Snowblink shape-shifted through new songs at the Burdock


SNOWBLINK at Burdock Music Hall, Saturday, October 8. Rating: NNNN 

Local dream-folk duo Snowblink wrapped up their month-long tour celebrating the release of their new Returning Current album with a pair of hometown shows at the Burdock over the long weekend. With its intimate vibe and twinkly-lights ambience, the Burdock’s cozy music room proved the perfect venue for Daniela Gesundheit and Dan Goldman’s ethereal tunes, brought to life Saturday night by some of the collaborators who lent their talents to the record. 

While they’ve been honing their blend of folk and pop for the past decade, Snowblink have never really attained the same status as many of the players they keep company with (Feist, Owen Pallett and AroarA all guest on Returning Current, among others). Perhaps one reason for that is what makes them both utterly magical and somewhat confounding as a live act: their propensity for shape-shifting their songs means you never know exactly what you’re going to get. 

That experimental approach coloured their Saturday-night set, which saw core duo Gesundheit and Goldman joined by drummer Phil Melanson (all three sporting a jaunty flower behind one ear), who brought a more muscular edge to their serene sound, tracing his cymbals with his drumstick to create creaky atmospherics or adding a thudding beat to older favourite Unsurfed Waves. 

Snowblink’s live set is smartly built around Gesundheit’s otherworldly voice, which swoops and trills with heart-stopping intensity, offset beautifully by Goldman’s complex but understated guitar melodies. The two obviously share a unique collaborative chemistry, but opening up their stage to some like-minded peers also added a different energy to the songs.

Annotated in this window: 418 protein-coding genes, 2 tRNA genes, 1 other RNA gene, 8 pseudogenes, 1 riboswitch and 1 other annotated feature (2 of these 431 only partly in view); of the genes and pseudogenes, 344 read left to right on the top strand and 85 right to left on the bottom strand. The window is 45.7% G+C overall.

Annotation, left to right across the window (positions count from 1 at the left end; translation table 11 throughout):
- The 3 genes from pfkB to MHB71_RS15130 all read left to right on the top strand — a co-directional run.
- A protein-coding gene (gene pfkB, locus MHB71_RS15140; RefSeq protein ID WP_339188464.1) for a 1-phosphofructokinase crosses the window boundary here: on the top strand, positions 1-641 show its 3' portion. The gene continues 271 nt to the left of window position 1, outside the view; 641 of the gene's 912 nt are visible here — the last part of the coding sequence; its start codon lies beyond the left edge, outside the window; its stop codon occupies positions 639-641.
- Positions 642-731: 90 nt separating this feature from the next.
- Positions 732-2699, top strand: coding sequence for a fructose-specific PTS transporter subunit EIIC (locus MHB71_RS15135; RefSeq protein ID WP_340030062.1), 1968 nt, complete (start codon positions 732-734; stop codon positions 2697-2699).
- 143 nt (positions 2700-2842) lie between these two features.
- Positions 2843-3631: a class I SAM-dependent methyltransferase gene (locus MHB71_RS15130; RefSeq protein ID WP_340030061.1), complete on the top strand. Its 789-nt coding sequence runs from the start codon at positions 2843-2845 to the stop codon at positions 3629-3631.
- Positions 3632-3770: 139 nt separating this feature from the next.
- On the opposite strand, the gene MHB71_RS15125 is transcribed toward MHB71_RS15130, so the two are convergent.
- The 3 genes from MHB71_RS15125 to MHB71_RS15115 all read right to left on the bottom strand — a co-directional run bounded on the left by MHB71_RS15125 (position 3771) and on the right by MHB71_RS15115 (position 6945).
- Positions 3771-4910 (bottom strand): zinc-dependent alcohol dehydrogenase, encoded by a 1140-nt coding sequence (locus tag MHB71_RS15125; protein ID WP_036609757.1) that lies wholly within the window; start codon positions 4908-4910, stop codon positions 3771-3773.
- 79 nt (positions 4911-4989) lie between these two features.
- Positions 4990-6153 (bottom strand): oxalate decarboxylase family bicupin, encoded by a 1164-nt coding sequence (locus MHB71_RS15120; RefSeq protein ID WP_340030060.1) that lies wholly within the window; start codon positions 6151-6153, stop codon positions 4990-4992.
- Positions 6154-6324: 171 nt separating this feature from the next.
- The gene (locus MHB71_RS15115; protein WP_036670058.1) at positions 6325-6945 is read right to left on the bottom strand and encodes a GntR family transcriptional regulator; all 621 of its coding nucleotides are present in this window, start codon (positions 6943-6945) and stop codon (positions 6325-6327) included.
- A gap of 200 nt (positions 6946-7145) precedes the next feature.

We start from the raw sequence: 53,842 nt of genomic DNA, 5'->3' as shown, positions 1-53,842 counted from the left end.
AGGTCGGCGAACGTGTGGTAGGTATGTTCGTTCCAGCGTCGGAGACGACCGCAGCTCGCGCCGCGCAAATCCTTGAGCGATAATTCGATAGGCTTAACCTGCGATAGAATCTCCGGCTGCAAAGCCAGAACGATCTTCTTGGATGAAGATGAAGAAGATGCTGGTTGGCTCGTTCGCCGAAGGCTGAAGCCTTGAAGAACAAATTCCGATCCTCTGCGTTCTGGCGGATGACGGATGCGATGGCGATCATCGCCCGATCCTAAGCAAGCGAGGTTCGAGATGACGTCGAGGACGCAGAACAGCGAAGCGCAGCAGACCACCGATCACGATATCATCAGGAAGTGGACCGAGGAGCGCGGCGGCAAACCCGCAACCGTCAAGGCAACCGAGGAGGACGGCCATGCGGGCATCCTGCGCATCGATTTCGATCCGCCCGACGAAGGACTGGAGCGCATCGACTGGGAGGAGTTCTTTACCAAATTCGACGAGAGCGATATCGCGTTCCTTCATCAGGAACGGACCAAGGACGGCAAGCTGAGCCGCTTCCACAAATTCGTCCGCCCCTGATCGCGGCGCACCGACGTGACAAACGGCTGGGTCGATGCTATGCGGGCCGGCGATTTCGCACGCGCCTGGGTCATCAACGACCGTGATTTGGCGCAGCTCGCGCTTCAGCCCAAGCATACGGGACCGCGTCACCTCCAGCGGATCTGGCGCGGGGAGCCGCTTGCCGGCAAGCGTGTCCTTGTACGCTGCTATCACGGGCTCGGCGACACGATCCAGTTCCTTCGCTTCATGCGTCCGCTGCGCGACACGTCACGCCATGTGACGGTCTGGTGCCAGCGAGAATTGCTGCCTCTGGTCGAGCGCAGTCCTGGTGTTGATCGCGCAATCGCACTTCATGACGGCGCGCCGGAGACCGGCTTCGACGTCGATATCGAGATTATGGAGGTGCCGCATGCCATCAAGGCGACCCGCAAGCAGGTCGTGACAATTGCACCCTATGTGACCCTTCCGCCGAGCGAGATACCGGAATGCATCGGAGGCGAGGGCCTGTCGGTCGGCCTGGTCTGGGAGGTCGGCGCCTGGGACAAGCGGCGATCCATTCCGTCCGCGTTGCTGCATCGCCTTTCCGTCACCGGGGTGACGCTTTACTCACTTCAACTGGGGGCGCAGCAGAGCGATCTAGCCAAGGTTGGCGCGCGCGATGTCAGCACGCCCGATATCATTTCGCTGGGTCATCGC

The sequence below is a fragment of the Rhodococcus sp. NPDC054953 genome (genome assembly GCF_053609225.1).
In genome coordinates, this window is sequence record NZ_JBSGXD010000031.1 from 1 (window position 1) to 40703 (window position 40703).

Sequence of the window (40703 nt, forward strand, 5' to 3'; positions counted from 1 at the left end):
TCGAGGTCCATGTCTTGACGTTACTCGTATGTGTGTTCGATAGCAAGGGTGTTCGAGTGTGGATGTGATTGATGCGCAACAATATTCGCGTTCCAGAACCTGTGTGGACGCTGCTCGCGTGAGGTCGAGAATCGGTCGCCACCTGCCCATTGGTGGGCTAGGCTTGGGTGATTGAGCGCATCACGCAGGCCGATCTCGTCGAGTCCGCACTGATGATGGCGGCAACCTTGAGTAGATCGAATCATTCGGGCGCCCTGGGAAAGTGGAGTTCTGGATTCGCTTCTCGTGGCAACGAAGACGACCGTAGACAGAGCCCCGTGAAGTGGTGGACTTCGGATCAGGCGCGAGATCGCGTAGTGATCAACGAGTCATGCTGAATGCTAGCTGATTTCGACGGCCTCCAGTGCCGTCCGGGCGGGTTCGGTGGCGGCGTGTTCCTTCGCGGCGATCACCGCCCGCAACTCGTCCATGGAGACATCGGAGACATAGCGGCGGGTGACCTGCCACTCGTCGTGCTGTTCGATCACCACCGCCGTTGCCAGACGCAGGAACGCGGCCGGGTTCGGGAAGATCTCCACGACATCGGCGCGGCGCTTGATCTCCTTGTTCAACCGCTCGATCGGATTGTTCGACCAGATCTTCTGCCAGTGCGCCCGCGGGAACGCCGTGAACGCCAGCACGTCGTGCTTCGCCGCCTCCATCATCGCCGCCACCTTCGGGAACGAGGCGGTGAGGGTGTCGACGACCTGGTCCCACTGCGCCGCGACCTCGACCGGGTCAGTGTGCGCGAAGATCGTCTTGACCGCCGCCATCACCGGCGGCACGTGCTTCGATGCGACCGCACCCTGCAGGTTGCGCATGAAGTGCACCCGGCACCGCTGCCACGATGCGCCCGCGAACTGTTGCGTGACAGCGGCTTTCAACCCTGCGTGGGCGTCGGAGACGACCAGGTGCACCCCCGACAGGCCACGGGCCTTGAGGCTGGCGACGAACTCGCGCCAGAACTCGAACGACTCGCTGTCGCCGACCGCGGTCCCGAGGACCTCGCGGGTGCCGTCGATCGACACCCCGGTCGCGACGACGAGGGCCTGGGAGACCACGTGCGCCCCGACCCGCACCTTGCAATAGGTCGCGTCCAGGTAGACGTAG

Local male choir Grex (a four-piece for the night) lent their harmonies to several songs (“It’s like an obstacle course in here!” Gesundheit quipped, on trying to squeeze that many players onto the tiny stage), their low hum providing a gorgeous counterpoint to Gesundheit’s higher register as she sang a verse of the emotive Foothills a cappella. 

While their vocal contributions were mostly welcome, there were points in the evening when Grex felt superfluous, as on I Feel Like A Man, where Brodie West and Doug Tielli’s horns dominated the arrangement. The blasts of brass steered the tune into almost free-jazz territory as Gesundheit sang directly to local singer Isla Craig (the only audience member brave enough to step forward when the band called for a volunteer “who’s not afraid of eye contact”).  

The transformation over time of songs like Cyclone (which soared over a programmed beat) and Cobalt Clear (toned down into a shuffled acoustic number) since Snowblink first began playing them in Hydra (their supergroup with Feist and AroarA) three years ago is extraordinary. Gesundheit and Goldman seem to approach their songs as living, breathing entities that change and grow – a mindset fully embraced in their live set. 

Closing with the lyrically poignant How Now (one of the best songs they’ve ever written), Snowblink returned for an encore (“You want more songs about heartbreak, do you?” Gesundheit joked) that highlighted both sides of their musical persona: first, a stripped-down trio take on the tranquil Exotic Bird showed off how well Snowblink’s songs can stand on their own. Then, as opener Sarah Pagé brought her harp out, all the evening’s performers gathered on the floor in front of the stage. 

“Your reward and punishment for bringing us back in here… is an Enya song,” Gesundheit announced, any raised eyebrows quickly giving way to ear-to-ear grins as she led Snowblink’s choir of heavenly voices in a rapturous run through Amarantine. 

In making Returning Current, Snowblink drew on the Japanese concept of “wabi sabi,” or the idea of accepting transience and imperfection. Judging by their Burdock set, they’ve certainly found a way of evolving their pop-meets-art-house sound by drawing on the lifeblood of creative collaboration. | @tabsiddiqui



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